return 0;
}

Anti-debugging techniques.

Now in order to frustrate the malware analyst, malware can be detected in the presence of debuggers and show up in unexpected events. In order to detect the presence of a debugger, malware can either read some values or it can use API present to detect if the malware is being debugged or not.

One of the simple debugger detection tricks includes using the winAPI function known as KERNEL32.IsDebuggerPresent.

#define WIN32_LEAN_AND_MEAN
#include <windows.h>
#include <stdio.h>

int main(int argc, char **argv)
{
if (IsDebuggerPresent())
{
MessageBox(HWND_BROADCAST, "Debugger Detected", ""Debugger Detected"", MB_OK);
exit();
}
MessageBox(HWND_BROADCAST, "Debugger Not Detected", ""Debugger Not Detected"", MB_OK);
return 0;
}

Detecting a debugger using PEB:

When the process is created using CreateProcess API, and if the creation flag is set as DEBUG_ONLY_THIS_PROCESS then a special field is set in the PEB data structure in the memory

#define WIN32_LEAN_AND_MEAN
#include <windows.h>
#include <stdio.h>

int __naked detectDebugger()
{
__asm
{
ASSUME FS:NOTHING

MOV EAX,DWORD PTR FS:[18]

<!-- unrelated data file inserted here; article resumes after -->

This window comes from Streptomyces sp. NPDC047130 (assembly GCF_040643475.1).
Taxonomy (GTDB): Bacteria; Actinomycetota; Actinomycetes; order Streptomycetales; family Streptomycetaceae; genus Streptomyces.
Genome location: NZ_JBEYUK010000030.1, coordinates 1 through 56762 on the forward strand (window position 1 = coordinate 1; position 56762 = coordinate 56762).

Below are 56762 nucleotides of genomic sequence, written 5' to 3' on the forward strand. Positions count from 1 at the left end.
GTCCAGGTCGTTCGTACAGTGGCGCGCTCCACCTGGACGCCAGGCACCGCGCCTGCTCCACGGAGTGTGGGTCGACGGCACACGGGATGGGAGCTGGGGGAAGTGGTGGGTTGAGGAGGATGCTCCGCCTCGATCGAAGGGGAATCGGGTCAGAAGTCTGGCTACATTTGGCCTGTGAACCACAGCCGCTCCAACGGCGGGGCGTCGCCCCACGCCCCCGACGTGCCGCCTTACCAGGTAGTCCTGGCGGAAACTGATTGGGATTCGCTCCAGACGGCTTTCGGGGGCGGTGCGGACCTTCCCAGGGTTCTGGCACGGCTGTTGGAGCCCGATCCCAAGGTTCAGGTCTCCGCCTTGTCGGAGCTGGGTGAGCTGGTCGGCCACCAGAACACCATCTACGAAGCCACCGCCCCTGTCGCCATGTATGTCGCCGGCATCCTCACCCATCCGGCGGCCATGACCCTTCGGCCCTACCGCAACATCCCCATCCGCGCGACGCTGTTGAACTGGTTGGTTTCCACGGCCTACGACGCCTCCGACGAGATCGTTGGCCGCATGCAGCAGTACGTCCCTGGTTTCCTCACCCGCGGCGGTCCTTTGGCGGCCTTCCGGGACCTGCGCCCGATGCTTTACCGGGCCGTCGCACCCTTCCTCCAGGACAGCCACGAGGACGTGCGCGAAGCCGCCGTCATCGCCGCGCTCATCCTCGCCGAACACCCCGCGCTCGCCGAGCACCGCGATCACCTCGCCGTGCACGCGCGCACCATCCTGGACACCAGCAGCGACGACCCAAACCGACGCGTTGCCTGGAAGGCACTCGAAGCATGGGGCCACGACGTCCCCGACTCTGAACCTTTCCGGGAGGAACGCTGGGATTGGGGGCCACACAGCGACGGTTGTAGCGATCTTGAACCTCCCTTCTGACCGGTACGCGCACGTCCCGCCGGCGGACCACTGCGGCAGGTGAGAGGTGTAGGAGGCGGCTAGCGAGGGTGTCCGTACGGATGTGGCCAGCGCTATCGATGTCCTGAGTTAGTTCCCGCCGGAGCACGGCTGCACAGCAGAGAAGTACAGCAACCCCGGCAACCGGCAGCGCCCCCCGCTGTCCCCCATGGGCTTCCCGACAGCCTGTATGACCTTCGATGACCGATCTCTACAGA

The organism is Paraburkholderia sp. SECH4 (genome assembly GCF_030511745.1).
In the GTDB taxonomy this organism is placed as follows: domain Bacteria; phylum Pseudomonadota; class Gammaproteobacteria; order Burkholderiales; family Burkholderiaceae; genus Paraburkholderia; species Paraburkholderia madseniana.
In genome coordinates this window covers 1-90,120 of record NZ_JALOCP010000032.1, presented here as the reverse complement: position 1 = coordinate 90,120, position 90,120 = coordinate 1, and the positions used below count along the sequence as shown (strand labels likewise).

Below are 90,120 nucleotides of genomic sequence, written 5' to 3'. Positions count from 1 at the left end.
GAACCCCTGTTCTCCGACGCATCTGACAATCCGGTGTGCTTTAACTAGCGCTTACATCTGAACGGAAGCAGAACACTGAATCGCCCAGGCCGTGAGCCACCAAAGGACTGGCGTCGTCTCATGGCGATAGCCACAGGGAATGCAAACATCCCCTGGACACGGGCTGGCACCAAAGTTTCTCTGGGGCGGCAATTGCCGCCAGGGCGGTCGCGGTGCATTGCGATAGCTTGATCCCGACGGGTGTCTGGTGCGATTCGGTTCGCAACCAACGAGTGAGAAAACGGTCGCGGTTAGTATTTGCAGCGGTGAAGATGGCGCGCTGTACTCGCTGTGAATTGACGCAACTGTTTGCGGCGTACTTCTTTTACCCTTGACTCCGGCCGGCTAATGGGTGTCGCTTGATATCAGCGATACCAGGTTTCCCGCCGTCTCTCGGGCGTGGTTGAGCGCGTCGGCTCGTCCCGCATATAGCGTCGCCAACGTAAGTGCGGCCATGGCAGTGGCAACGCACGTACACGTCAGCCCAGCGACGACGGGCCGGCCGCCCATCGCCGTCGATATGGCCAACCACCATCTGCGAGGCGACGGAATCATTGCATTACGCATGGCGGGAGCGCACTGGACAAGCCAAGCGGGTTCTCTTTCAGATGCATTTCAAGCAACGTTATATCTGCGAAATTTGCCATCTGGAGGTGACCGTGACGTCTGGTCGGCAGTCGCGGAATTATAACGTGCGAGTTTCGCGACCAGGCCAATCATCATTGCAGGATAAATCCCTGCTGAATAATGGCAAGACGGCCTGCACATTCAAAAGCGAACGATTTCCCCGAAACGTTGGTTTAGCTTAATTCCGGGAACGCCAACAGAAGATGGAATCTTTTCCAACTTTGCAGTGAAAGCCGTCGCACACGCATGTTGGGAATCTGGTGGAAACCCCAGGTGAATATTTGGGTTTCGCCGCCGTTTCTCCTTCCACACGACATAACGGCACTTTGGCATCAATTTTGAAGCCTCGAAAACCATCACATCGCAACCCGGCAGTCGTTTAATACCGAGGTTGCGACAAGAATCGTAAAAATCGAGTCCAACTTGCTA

MOV EAX,DWORD PTR DS:[EAX+30]
MOVZX EAX,BYTE PTR DS:[EAX+2]
RET

}
}

int main(int argc, char **argv)
{
if (detectDebugger())
{
MessageBox(HWND_BROADCAST, "Debugger Detected", ""Debugger Detected"", MB_OK);
exit();
}
MessageBox(HWND_BROADCAST, "Debugger Not Detected", ""Debugger Not Detected"", MB_OK);
return 0;
}

Detection using HEAP flags:

When a program is run under a debugger, and is created using the debug process creation flags. The heap flags are changed. These Flags exit at a different location depending upon the version of the operating system.

On Windows NT based systems these flags exist at 0x0c offset from heap base.

ON Windows Vista based systems and later they exist at location 0×40 offset from the heap base.

These two flags initialized are ‘Force flags’ and ‘flags’.

ProcessHeap Base Points towards a _HEAP structure are defined as:

Reference :http://www.nirsoft.net/kernel_struct/vista/HEAP.html